Marino recalls a special moment when she was at the house early one morning to see the sunrise through the custom glass entryway.

“It was magical,” she says.

While the Gamble House incorporates many Japanese influences, Pasadena brought an entire ancestral residence from Japan to The Huntington Library, Art Museum and Botanical Garden.

The 320-year-old, 3,000-square-foot Japanese Heritage Shoya house was once the centre of a small farming village in Marugame, Japan, but was dismantled, relocated and restored at its new home in the Huntington’s Japanese Garden — an effort eight years in the making.

It was opened to the public Oct. 21.

The journey to bring the house to Pasadena began after a chance encounter between Robert Hori, the gardens’ cultural curator and program director, and its former owners, Akira and Yohko Yokoi of L.A.

“There were a lot of negotiations and with a 320-year-old house like this, there were no blueprints, so you can’t just go to city hall and say I’m thinking of bringing this house. You actually have to have the blueprints, so we had to go to Japan, study the house and figure out how it’s built, and once we had that, then we could begin talking to the U.S. agencies,” he says.

Now that it’s at The Huntington, Hori says it helps educate the public about Japan’s contribution to world architecture.

“There’s so much we can learn from the past. Japan has a long tradition of wooden architecture. The oldest wooden structures are in Japan and they go back 1,200 years,” he says.

“We’re looking at using this house and the property as a study piece to think about how other cultures thought about living sustainably … one concept you find in this house that is now expressed throughout southern California is having indoor and outdoor living.”

The Japanese Garden at The Huntington is one of 16 themed gardens on the 87-hectare property, which was once the private residence of railway tycoon Henry Huntington and his avid art-collector wife, Arabella.

Another one of my favourite gardens at The Huntington is the Desert Garden, with more than 2,000 species of succulents and desert plants. Both the Japanese and the Desert Garden were first planted over 100 years ago.


Where to stay

The Pasadena Hotel and Pool is located along Pasadena’s Rose Parade route, and a short walk to great shops, cafes and restaurants. Taking up a full city block, the recently renovated 161-room hotel, built in 1926, has a Roaring Twenties vibe in its public spaces that includes a large rooftop pool with a view of the San Gabriel Mountains and a cosy inner courtyard decorated with comfy wicker furniture and palm trees — a quiet oasis in the heart of downtown.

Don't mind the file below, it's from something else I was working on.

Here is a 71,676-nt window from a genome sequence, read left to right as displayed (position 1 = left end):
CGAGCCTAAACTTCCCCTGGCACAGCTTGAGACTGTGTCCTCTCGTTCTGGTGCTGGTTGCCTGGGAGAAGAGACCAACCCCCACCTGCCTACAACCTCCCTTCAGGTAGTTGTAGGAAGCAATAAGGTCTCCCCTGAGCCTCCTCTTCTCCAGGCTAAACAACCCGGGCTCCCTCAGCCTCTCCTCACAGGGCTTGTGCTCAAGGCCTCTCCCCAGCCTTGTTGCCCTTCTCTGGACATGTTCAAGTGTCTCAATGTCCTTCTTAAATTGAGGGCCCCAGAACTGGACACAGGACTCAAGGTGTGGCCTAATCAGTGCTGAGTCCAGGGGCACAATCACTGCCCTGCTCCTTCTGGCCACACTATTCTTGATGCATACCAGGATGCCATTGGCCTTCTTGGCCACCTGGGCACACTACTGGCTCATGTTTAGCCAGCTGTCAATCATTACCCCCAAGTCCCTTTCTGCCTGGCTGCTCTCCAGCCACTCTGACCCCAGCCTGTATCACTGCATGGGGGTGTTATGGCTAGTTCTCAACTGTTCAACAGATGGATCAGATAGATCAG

The Langham Huntington, first opened in 1907 and originally named Hotel Wentworth, was purchased by Henry Huntington and renamed. If you can’t afford to stay at this five-star hotel, it’s a gorgeous place to visit, which is what I did by stopping in for afternoon tea. As with afternoon tea at Victoria’s Empress Hotel, visitors enjoy a choice of teas along with crustless sandwiches, scones, Devonshire cream and sweets served on a three-tier cake stand while enjoying a garden view from the hotel’s gently-sloping, hilltop setting.

Where to eat

Granville is a modern yet casual restaurant with a spacious rooftop patio, great for enjoying a cocktail while watching the sunset. There are more than a dozen gin specialty cocktails to choose from on the menu. I also ordered the “sustainable” grilled salmon with creamed corn and red bell cajun sauce served over mashed potatoes. Absolutely delicious and cooked to perfection.

How can you not order charcuterie at Agnes Restaurant & Cheesery? This eatery and cheese shop, owned by a local cheesemonger and his wife, has the most well-labelled dairy products I’ve ever seen in one place. It’s great to be able to purchase the same cheese you just enjoyed from your cheese board on site, since chances are high you won’t have leftovers. Lots of dinner menu options as well, from pastas, duck and west coast bass to ribeye steak, best enjoyed in the quieter back section of the restaurant.

Kim Pemberton was hosted by Visit Pasadena and Visit California, which did not review or approve this story. Follow her on Instagram at kimstravelogue. Next week, part two of the California road trip series explores Laguna Beach.